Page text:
Now that we’ve had time to process the Golden Globes nominations, there are some patterns – and some surprising developments – that change how we have been thinking about the still-developing Oscar race. Will Her be a player despite its late entry into the game? How about Martin Scorsese’s The Wolf of Wall Street, which Paramount is racing to get into Academy members’ hands?

Today’s GG nominees cleared up a few lingering Oscar issues … and raised a few more outstanding questions. Here are, I think, 5 shocking developments that occurred this morning, and some analysis on how I think they will affect the ongoing Oscar season.

Tom Hanks

1. Tom Hanks Won’t Be Able To Double-Dip This Year
Hanks has major roles in two Oscar contenders this year: Paul Greengrass’ Captain Phillips (in which he plays the title character), and John Lee Hancock’s Saving Mr. Banks (in which he plays entertainment icon Walt Disney). Because he’s Tom Hanks – one of the industry’s most popular and talented forces with which to be reckoned – many believed he had a chance to earn two nominations: One in Best Actor (for Phillips) and one for Best Supporting Actor (for Banks). Hanks, without question, is fantastic in both films. The double-dip isn’t out of the question. But, both the HFPA and SAG overlooked Hanks’ Banks performance in favor of his riveting Phillips turn … and it’s likely Oscar will follow this pattern.
American Hustle

2. American Hustle Is A Major Player
Yes, I’m on record as not being much of a fan. But David O. Russell’s latest comedy/drama had a very strong showing over the last 48 hours, nabbing an Outstanding Cast nom from SAG and picking up nominations in almost every major category at the Golden Globes. First and foremost, Hustle earned Picture and Director noms (bumping out the likes of Martin Scorsese, who was snubbed). All four major cast members earned nods. And it earned a Screenplay Globes nod. Now, the Globes don’t ALWAYS translate into Oscar nominations. But it’s clear that Hustle is playing well with awards voters as the Academy buckles down and votes.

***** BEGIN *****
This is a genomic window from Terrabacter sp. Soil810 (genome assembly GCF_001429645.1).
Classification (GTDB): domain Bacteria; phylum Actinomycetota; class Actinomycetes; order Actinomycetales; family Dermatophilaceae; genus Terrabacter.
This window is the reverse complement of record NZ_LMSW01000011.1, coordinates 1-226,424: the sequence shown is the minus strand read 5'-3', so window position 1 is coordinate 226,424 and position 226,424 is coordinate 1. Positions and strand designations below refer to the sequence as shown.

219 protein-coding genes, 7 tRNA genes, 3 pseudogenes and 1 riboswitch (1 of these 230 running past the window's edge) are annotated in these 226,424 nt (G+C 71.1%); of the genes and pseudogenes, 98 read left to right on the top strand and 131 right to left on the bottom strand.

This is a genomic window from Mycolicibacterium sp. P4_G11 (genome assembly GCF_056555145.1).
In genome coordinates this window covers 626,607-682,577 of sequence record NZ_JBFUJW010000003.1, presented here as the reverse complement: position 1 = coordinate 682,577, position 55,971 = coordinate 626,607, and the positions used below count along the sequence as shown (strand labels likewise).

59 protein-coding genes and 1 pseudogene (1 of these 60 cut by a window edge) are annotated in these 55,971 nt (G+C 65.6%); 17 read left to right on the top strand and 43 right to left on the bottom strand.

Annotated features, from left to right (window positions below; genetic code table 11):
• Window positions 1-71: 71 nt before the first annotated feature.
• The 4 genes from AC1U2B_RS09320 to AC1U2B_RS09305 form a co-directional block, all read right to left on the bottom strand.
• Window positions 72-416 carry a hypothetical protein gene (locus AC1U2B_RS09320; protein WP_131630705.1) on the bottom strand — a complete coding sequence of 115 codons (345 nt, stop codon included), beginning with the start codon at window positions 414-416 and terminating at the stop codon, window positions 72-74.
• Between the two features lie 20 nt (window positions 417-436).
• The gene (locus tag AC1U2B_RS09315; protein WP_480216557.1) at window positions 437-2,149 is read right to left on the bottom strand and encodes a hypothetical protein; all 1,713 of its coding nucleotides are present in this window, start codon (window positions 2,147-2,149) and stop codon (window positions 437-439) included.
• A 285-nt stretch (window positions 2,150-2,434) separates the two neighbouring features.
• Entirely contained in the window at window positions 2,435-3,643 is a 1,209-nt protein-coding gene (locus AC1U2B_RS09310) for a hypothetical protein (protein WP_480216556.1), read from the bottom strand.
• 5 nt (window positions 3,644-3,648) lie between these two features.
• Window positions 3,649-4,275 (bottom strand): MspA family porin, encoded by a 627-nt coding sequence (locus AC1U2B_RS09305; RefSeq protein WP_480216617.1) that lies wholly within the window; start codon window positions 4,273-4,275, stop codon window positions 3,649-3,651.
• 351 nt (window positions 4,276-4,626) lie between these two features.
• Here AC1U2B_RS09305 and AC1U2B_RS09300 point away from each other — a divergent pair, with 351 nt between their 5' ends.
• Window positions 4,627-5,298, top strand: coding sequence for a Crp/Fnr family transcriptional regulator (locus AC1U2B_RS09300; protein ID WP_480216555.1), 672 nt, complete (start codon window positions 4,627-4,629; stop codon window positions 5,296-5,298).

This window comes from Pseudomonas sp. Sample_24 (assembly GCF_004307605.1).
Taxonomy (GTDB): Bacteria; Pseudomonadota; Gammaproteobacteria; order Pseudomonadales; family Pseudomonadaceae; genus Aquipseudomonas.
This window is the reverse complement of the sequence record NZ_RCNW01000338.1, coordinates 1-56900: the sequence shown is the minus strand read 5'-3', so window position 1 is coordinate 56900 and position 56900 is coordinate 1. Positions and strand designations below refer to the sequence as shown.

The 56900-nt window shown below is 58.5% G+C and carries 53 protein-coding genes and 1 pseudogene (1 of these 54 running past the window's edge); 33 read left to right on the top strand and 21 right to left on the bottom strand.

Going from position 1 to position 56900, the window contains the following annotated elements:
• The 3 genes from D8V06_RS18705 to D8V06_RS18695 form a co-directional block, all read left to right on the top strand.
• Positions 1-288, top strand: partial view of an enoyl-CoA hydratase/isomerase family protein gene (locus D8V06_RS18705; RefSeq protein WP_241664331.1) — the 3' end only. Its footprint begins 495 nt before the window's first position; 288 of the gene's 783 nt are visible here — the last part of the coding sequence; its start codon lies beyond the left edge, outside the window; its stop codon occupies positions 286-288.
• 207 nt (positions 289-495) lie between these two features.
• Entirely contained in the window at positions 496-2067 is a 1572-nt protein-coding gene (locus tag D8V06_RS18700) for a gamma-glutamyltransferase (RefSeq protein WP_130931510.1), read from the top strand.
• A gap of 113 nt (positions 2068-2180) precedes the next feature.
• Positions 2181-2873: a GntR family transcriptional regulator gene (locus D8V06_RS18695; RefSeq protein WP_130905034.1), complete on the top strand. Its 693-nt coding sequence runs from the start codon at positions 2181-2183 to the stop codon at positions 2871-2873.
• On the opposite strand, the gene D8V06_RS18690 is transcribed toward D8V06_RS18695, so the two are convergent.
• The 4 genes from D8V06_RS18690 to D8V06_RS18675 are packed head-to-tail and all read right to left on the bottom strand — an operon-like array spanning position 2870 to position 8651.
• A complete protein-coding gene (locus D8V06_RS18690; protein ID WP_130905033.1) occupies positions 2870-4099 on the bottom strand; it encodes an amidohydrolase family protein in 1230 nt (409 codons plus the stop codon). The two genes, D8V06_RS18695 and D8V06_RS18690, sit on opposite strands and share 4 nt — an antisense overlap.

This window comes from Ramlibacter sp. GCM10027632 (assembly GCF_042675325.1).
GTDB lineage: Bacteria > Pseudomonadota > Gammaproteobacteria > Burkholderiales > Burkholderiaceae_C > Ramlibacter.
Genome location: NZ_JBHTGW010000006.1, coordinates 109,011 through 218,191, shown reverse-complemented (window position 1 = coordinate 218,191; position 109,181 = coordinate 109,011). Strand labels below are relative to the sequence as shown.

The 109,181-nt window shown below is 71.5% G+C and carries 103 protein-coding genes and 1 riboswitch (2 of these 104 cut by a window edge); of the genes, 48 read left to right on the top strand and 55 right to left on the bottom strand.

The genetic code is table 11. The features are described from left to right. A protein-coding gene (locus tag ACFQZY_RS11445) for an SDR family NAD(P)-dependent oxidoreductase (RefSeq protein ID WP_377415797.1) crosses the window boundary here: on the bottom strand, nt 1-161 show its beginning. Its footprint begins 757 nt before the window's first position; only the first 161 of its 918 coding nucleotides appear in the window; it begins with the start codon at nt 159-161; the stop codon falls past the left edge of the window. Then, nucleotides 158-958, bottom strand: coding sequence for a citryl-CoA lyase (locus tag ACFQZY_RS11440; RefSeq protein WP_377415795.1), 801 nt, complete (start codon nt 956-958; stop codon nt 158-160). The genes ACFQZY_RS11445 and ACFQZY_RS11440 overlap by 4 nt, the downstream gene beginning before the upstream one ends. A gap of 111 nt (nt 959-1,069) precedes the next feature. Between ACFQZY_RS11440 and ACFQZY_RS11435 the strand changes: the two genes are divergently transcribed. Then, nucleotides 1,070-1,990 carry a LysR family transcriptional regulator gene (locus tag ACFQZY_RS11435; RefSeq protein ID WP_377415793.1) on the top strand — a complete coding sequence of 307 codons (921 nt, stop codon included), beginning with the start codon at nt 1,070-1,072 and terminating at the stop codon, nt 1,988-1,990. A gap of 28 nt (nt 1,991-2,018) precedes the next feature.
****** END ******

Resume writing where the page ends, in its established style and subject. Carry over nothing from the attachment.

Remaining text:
The Butler
3. The Butler Might Not Be A Major Player
Lee Daniels’ march through the Civil Rights movement collected a few noms from SAG, but followed up that effort with a complete shutout at the Golden Globes. Oprah Winfrey, Forest Whitaker and the film, in general, saw cold water splashed on their awards campaign – temporarily – as the HFPA went with Inside Llewyn Davis, Her, Rush and Philomena. My theory is that the foreign members of the HFPA have little interest in American history, choosing instead the F1 racing of Ron Howard’s drama or the intensity of Captain Phillips. But Davis is about American folk music, and other nominated films like Nebraska and The Wolf of Wall Street are about as American as they come (warts and all). The Butler isn’t sunk, but today hurt its Oscar odds.
Monsters University
4. Pixar’s Awards Stronghold Continues To Weaken
Frozen is in. Monsters University is out. This is kind of lunacy. MU arguably is better than Despicable Me 2 and The Croods … both of which are entertaining, but don’t justify the loud Pixar snub announced by the Globes. We have been writing about the changing of the guard in the animation world, with Disney reclaiming a throne that has been occupied by Pixar for ages. The Oscars would be a major battlefield victory for Disney in this unofficial "war." Pixar has dominated the awards circuit, winning the Oscar just last year for Brave. Will Monsters U. even get the chance to defend Pixar’s Oscar "crown" this year? Not if the Academy agrees with the HFPA.
James Gandolfini
5. Enough Said Will Compete … But How?
This was a fascinating split between the SAG Awards and the Globes. Both groups chose to recognize Nicole Holofcener’s relationship comedy, but SAG went with James Gandolfini and the HFPA went with Julia Louis-Dreyfus. When Gandolfini was nominated, Twitter exploded with, "How can you nominate him without JLD?" Guess what happened after Dreyfus received her nomination? It’s clear that awards voters are appreciating the work in Enough Said. And rightfully so. Despite a ridiculous twist in the middle of Holofcener’s story, the performances are Oscar-worthy. But which performer gets into the Academy’s conversation … if any get in at all? I’m still banking on the late Gandolfini to receive the Oscar nom – partly for his turn here, and partly for his incredible body of work. We shall see.

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